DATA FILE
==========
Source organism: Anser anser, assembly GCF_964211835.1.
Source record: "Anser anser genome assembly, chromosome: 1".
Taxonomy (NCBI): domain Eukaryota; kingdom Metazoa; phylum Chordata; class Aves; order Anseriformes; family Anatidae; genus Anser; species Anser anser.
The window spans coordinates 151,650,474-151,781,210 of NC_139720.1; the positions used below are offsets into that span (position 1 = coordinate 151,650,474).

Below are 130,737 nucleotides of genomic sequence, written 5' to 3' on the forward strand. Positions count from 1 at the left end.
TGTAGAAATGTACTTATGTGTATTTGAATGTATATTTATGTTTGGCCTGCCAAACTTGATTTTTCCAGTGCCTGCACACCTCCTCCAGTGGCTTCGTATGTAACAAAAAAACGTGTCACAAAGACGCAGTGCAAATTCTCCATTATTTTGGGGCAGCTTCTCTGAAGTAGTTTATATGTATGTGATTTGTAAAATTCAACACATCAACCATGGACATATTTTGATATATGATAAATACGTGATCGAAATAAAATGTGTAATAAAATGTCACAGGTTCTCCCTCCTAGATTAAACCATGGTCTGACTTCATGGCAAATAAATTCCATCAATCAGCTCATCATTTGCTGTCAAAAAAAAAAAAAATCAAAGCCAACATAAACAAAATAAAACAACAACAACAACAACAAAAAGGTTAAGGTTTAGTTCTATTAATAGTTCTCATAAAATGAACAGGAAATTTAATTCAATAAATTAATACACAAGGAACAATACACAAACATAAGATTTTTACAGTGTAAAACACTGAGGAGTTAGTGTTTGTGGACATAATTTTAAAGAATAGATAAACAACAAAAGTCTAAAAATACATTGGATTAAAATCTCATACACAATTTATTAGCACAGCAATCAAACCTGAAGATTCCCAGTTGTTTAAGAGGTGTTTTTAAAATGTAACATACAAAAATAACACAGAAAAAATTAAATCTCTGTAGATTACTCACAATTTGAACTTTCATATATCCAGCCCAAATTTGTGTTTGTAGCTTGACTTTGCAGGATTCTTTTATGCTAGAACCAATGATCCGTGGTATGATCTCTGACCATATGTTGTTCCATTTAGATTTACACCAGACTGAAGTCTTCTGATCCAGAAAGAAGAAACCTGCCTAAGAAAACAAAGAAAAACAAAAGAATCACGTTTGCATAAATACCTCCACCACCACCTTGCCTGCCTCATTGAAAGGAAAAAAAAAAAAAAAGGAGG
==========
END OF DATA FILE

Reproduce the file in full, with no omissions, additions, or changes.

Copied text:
Source organism: Anser anser, assembly GCF_964211835.1.
Source record: "Anser anser genome assembly, chromosome: 1".
Taxonomy (NCBI): domain Eukaryota; kingdom Metazoa; phylum Chordata; class Aves; order Anseriformes; family Anatidae; genus Anser; species Anser anser.
The window spans coordinates 151,650,474-151,781,210 of NC_139720.1; the positions used below are offsets into that span (position 1 = coordinate 151,650,474).

Below are 130,737 nucleotides of genomic sequence, written 5' to 3' on the forward strand. Positions count from 1 at the left end.
TGTAGAAATGTACTTATGTGTATTTGAATGTATATTTATGTTTGGCCTGCCAAACTTGATTTTTCCAGTGCCTGCACACCTCCTCCAGTGGCTTCGTATGTAACAAAAAAACGTGTCACAAAGACGCAGTGCAAATTCTCCATTATTTTGGGGCAGCTTCTCTGAAGTAGTTTATATGTATGTGATTTGTAAAATTCAACACATCAACCATGGACATATTTTGATATATGATAAATACGTGATCGAAATAAAATGTGTAATAAAATGTCACAGGTTCTCCCTCCTAGATTAAACCATGGTCTGACTTCATGGCAAATAAATTCCATCAATCAGCTCATCATTTGCTGTCAAAAAAAAAAAAAATCAAAGCCAACATAAACAAAATAAAACAACAACAACAACAACAAAAAGGTTAAGGTTTAGTTCTATTAATAGTTCTCATAAAATGAACAGGAAATTTAATTCAATAAATTAATACACAAGGAACAATACACAAACATAAGATTTTTACAGTGTAAAACACTGAGGAGTTAGTGTTTGTGGACATAATTTTAAAGAATAGATAAACAACAAAAGTCTAAAAATACATTGGATTAAAATCTCATACACAATTTATTAGCACAGCAATCAAACCTGAAGATTCCCAGTTGTTTAAGAGGTGTTTTTAAAATGTAACATACAAAAATAACACAGAAAAAATTAAATCTCTGTAGATTACTCACAATTTGAACTTTCATATATCCAGCCCAAATTTGTGTTTGTAGCTTGACTTTGCAGGATTCTTTTATGCTAGAACCAATGATCCGTGGTATGATCTCTGACCATATGTTGTTCCATTTAGATTTACACCAGACTGAAGTCTTCTGATCCAGAAAGAAGAAACCTGCCTAAGAAAACAAAGAAAAACAAAAGAATCACGTTTGCATAAATACCTCCACCACCACCTTGCCTGCCTCATTGAAAGGAAAAAAAAAAAAAAAGGAGG